Still, as always, the Cormans were steadfast in promoting the movie at hand, “Sharktopus,” which they did with their usual relish, and will be back this evening for a screening of Roger’s “X: The Man With X-Ray Eyes.”

When asked by an audience member if Roger ever plans to return to directing after all but giving it up to concentrate on producing (he’s credited with 1990’s “Frankenstein Unbound,” but mostly retired from the director’s chair in 1971), he replied, “At my age, it’s easier to arrive at 9:30 than 7 a.m. as a director” before adding “unless I get some idea. If I get an idea tomorrow, I might be directing next week.”

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Last-Minute Holiday Gift Guide

Hits from the '80s are on repeat all Christmas Eve and Day on IFC.

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GIFs via Giphy, Photos via The Everett Collection

It’s the final countdown to Christmas and thanks to IFC’s movie marathon all Christmas Eve and Christmas Day, you can revel in classic ’80s films AND find inspiration for your last-minute gifts. Here are our recommendations, if you need a head start:

Musical Instrument

Great analog entertainment substitute when you refuse to give your kid the Nintendo Switch they’ve been drooling over.

Breakfast In Bed

Any significant other or child would appreciate these Uncle Buck-approved flapjacks. Just make sure you’re not stuck on clean up duty.

Cocktail Supplies

You’ll need them to get through the holidays.

Dance Lessons

So you can learn to shake-shake-shake (unless you know ghosts willing to lend a hand).

Comfy Clothes

With all the holiday meals, there may be some…embigenning.

Get even more great inspiration all Christmas Eve and Day on IFC, and remember…

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A-O Rewind

Celebrating Portlandia One Sketch at a Time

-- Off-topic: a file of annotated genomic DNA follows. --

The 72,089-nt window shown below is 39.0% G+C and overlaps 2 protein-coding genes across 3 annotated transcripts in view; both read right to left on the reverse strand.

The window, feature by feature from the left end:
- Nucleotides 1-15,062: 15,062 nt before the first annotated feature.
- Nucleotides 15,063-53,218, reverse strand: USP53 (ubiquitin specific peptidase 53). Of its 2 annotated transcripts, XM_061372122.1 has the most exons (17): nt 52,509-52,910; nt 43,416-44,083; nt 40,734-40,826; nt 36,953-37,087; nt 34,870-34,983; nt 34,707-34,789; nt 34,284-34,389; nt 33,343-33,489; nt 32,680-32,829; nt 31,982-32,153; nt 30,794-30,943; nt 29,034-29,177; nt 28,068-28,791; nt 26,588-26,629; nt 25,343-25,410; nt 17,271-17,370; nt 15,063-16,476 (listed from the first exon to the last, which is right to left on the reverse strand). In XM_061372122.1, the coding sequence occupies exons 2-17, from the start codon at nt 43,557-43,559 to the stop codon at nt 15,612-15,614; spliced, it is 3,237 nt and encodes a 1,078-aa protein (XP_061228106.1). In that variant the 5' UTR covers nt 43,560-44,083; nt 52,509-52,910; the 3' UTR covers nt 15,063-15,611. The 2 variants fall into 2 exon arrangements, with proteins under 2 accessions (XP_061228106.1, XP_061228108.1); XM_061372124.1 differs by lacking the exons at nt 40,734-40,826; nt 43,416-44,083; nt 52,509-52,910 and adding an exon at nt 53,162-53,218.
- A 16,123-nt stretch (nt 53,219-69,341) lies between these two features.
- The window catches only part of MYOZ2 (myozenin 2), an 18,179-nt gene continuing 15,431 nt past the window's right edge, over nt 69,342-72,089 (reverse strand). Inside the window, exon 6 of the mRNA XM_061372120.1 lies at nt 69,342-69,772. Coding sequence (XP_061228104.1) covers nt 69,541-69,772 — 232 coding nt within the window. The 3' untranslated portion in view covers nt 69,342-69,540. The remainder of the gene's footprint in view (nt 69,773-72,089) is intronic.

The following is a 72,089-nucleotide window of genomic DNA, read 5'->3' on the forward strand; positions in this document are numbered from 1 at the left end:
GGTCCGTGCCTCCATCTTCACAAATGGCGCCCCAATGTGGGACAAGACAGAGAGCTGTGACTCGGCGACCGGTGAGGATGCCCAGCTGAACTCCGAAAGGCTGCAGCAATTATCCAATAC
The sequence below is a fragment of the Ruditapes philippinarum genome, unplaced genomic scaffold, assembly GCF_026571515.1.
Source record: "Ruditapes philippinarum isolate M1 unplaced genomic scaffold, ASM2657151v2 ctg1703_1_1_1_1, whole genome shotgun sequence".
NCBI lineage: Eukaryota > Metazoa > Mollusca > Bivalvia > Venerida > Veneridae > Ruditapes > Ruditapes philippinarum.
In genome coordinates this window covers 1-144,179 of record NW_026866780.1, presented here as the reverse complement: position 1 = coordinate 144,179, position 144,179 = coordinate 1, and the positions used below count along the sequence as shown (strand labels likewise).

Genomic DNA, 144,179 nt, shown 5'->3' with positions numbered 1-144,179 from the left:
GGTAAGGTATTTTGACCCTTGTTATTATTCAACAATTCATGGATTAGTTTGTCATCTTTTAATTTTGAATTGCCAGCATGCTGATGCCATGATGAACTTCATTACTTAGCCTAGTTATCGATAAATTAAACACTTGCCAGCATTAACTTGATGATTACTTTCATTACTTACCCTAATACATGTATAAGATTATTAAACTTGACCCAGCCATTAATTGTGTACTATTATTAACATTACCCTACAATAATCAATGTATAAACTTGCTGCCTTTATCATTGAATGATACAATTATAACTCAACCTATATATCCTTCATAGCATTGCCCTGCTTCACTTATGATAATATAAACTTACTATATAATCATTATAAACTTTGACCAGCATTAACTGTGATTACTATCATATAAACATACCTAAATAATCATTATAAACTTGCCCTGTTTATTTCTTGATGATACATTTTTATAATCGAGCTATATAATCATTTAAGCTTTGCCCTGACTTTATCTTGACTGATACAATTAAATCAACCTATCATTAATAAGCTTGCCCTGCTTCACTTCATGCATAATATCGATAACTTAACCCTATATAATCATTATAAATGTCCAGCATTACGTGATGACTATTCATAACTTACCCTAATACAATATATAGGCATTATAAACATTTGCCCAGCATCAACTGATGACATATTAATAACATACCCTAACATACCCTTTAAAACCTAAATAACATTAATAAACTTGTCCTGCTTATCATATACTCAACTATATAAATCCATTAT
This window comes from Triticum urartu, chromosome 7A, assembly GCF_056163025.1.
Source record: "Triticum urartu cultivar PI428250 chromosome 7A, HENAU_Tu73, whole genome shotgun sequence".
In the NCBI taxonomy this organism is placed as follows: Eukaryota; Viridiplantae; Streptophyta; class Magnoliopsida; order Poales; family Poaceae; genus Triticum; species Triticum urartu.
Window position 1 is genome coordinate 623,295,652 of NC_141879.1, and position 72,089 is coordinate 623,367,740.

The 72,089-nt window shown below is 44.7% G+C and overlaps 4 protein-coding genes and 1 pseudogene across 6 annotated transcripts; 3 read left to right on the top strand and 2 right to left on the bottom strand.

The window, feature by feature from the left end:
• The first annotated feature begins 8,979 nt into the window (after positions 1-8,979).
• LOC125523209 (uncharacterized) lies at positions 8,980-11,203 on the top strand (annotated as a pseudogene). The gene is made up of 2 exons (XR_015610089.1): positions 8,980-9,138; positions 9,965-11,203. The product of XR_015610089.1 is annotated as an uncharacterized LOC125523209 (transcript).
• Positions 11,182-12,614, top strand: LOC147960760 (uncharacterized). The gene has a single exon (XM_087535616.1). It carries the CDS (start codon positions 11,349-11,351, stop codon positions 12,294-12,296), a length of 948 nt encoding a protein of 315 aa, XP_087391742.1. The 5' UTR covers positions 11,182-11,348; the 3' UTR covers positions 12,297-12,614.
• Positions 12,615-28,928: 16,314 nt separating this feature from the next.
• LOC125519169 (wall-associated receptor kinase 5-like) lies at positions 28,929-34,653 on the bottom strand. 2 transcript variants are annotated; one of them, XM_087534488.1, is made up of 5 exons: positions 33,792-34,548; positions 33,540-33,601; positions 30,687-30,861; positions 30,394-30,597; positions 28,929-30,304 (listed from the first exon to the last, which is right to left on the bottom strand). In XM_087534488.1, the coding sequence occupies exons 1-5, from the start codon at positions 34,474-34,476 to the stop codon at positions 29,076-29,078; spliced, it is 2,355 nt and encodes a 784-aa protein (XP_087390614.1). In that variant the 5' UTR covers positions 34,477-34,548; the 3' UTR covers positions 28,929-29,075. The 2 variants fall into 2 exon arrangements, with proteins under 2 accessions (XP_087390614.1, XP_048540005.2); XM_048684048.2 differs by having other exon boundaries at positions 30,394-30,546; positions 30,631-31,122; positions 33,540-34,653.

The final season of Portlandia approaches.

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GIFs via Giphy

Most people measure time in minutes, hours, days, years…At IFC, we measure it in sketches. And nothing takes us way (waaaaaay) back like Portlandia sketches. Yes, there’s a Portlandia milepost from every season that changed the way we think, behave, and pickle things. In honor of Portlandia’s 8th and final season, Subaru presents a few of our favorites.


Put A Bird On It

Portlandia enters the pop-culture lexicon and inspires us to put birds on literally everything.

Colin the Chicken

Who’s your chicken, really? Behold the emerging locavore trend captured perfectly to the nth degree.

Dream Of The ’90s

This treatise on Portland made it clear that “the dream” was alive and well.

No You Go

We Americans spend most of our lives in cars. Fortunately, there’s a Portlandia sketch for every automotive situation.

A-O River!

We learned all our outdoor survival skills from Kath and Dave.

One More Episode

The true birth of binge watching, pre-Netflix. And what you’ll do once Season 8 premieres.

Catch up on Portlandia’s best moments before the 8th season premieres January 18th on IFC.

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WTF Films

Artfully Off

Celebrity All-Star by Sisters Weekend is available now on IFC's Comedy Crib.

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Sisters Weekend isn’t like other comedy groups. It’s filmmaking collaboration between besties Angelo Balassone, Michael Fails and Kat Tadesco, self-described lace-front addicts with great legs who write, direct, design and produce video sketches and cinematic shorts that are so surreally hilarious that they defy categorization. One such short film, Celebrity All-Star, is the newest addition to IFC’s Comedy Crib. Here’s what they had to say about it in a very personal email interview…